Guest post by Robin
I’d written off Annick Goutal’s Nuit Étoilée about thirty seconds after I tipped a few drops of the 1ml sample onto my wrist, let it dry, and sniffed it. Quickly. Dismissively. Happily.
I’ve been trying to do that lately. I have too many perfumes. I’ve already spent too much. I will die with probably two or three hundred bottles, good ones, expensive ones, that are all still mostly full. (I have already written the note. It is in a drawer. When I die, please give my perfumes to my niece Nadia . . . Otherwise, I haven’t even thought of writing a will.) I can’t bear the thought of whoever empties my house of worldly possessions throwing out those venerable old beauties. I do not need another love, another Must Have. If anything, I should start saving my twenties for a bottle of Superstitious, the new Dominique Ropion creation from Malle slated to be released early next year. I’m pretty sure I’m going to want that one. But I do get curious, and I do receive samples. And if it’s not love at first sniff, out it goes.
So it was with considerable relief that I gave Nuit Etoilée the quick thumbs down. It wasn’t much of a stretch. A toothpaste-y mint note up front, a discordant immortelle behind it, some weird tonka-bean-like sweetness and a murky forest-floor/pine-fresh-cleaning-solvent undercurrent that instantly made me queasy. I wasn’t looking for ways to adore it, but Annick Goutal had made it easy to dump the rest of the vial on my neck (I’m Irish; I don’t like waste) and toss the glass into the recycling.
So off I went to my dear Ric’s for a morning coffee. He’s used to me by now. I grab the steaming cup from his hand, offer up my neck. “What do you think of THIS stuff?” It’s a routine he’s endured every day since we fell in love, two and a half years ago now, with responses that are predictably and endearingly short and sweet; Ric was quite happy with the scent of soap and water before he met me, and he’d be fine with soap and water now. There are four standard verdicts ranging from a tepid yea to an adamant nay: “That’s quite nice”; “It’ll work”; “Room for improvement”; and “NO,” with a snap back of the head. (To his credit – Ric really does have an excellent nose, although he’d deny it – the latter is saved for the vilest mainstream dreck loaded with ethyl maltol and throat-closing white patchoulis. He is surprisingly tolerant of aldehydes, nitro-musks, civet and castoreum.) Of all the fragrances I’ve thrust under his semi-willing nose, he’s liked maybe a handful. Most have been Guerlains, frequently from the Jean-Paul era: Champs-Elysées (actually Olivier Cresp’s), Jardins de Bagatelle, et al. Good taste, he has. This particular “What do you think of THIS stuff?” was said with a hint of I know already you’re not going to like it, but please humour me anyway, my long-suffering Love.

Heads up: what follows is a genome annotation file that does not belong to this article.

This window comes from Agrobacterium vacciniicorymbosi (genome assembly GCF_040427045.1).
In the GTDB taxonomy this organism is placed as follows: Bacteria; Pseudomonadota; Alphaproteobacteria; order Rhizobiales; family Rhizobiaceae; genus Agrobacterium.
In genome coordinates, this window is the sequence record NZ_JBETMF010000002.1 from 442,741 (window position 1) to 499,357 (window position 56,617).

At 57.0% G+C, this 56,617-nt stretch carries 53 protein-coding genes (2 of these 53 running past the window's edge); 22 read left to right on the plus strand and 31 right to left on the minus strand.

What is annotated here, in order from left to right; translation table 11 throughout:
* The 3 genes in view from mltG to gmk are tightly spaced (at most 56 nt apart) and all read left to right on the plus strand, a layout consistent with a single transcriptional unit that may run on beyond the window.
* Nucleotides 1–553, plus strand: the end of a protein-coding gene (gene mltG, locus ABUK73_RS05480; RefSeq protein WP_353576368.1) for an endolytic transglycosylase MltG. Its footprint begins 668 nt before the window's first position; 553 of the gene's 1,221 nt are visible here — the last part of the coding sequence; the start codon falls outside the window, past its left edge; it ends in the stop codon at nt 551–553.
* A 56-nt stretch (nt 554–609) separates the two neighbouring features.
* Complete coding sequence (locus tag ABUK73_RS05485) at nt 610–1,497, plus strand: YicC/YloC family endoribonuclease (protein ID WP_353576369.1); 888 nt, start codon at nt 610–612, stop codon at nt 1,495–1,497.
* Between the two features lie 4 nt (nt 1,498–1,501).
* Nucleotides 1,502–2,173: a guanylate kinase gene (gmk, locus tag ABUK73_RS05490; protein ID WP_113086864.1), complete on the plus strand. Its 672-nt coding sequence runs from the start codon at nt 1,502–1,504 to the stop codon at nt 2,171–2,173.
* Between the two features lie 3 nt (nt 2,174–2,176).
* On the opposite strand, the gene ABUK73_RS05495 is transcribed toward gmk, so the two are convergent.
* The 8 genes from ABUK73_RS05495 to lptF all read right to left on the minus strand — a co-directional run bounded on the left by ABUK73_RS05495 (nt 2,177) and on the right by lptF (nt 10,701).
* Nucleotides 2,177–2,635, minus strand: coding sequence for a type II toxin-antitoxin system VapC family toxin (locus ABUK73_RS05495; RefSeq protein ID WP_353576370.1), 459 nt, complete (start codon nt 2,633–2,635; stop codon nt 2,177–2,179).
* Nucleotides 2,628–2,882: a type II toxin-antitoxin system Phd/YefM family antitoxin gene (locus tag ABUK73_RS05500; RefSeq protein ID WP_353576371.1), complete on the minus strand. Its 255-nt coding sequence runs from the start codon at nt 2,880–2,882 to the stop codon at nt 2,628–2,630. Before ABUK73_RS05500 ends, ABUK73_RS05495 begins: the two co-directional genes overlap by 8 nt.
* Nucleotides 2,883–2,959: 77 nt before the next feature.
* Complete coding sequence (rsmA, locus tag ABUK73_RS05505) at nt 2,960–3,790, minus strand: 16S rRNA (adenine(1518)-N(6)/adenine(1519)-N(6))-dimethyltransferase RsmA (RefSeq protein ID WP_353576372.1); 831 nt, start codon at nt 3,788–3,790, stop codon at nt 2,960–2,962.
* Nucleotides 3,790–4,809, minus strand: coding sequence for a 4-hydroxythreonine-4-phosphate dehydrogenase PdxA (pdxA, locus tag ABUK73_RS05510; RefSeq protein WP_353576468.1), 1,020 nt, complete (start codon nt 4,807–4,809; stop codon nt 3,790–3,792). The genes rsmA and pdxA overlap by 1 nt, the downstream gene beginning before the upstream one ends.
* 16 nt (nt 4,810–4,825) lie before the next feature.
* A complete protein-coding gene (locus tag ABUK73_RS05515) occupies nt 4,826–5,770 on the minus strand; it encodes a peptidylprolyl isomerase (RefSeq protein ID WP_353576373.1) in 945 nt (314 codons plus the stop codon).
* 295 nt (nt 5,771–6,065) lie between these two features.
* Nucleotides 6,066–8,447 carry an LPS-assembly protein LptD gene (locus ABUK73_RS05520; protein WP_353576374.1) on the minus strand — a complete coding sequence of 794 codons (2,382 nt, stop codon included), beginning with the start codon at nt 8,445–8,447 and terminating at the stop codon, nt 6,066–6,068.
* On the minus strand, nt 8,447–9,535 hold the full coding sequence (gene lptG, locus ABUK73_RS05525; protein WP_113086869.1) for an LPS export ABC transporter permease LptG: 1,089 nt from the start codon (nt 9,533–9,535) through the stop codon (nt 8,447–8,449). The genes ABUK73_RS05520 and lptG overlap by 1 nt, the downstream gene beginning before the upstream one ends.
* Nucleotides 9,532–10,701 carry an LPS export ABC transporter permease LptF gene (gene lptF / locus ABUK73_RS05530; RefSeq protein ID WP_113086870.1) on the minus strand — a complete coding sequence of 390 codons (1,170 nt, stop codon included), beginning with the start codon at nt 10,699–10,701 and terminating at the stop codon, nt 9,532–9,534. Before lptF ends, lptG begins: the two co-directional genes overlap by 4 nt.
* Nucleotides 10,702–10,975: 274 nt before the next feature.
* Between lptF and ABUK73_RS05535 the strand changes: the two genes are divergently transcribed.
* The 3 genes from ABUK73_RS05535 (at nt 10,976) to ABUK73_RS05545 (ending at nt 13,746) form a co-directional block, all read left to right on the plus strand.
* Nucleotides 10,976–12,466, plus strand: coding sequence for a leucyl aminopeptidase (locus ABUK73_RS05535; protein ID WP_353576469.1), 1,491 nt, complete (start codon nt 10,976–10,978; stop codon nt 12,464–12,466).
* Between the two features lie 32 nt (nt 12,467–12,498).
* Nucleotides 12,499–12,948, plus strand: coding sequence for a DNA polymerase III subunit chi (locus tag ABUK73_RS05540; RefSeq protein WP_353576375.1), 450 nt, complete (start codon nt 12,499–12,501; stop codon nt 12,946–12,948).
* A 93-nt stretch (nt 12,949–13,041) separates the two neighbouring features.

“Mmm,” exhaled that dear man. “That’s actually really nice.”
Reader, I bought a bottle.
Ric is a man of few words, and though I pressed him, he wasn’t willing to provide a flowery review. He liked it, he liked it a great deal in fact, and that was that. When my bottle of Nuit Etoilée arrived in the mail last week – the eau de toilette, by the way; I hear the eau de parfum is a little less green, a little more ambery – I was able to give it a second chance. I see what he sees in it. It has that same breezy, Jean-Paul Guerlain femininity. It’s fresh. It’s . . . pretty. There’s a fair bit going on. There’s a sharp orange note that works well against the oily greens. I wore it, and it lasted nicely. Projection was above average. I still could, if I tried, find that same initial reaction to it; the toothpaste-y mint was there, and the pine-scented cleaning solution, and the immortelle in all its odd-ball glory and the clunky tonka. But you know, it didn’t really matter. And it doesn’t matter. Ric likes it, and I love Ric. He is amazingly tolerant of all the perfumes I foist on him that make his nostril hairs burn and his stomach clench. It feels good to set aside my own prejudices and predilections and opinions – God knows I have enough for a dozen strong-willed women – and bring a sweet man a little happiness and pleasure. And sometimes, a fragrance doesn’t get any better than that.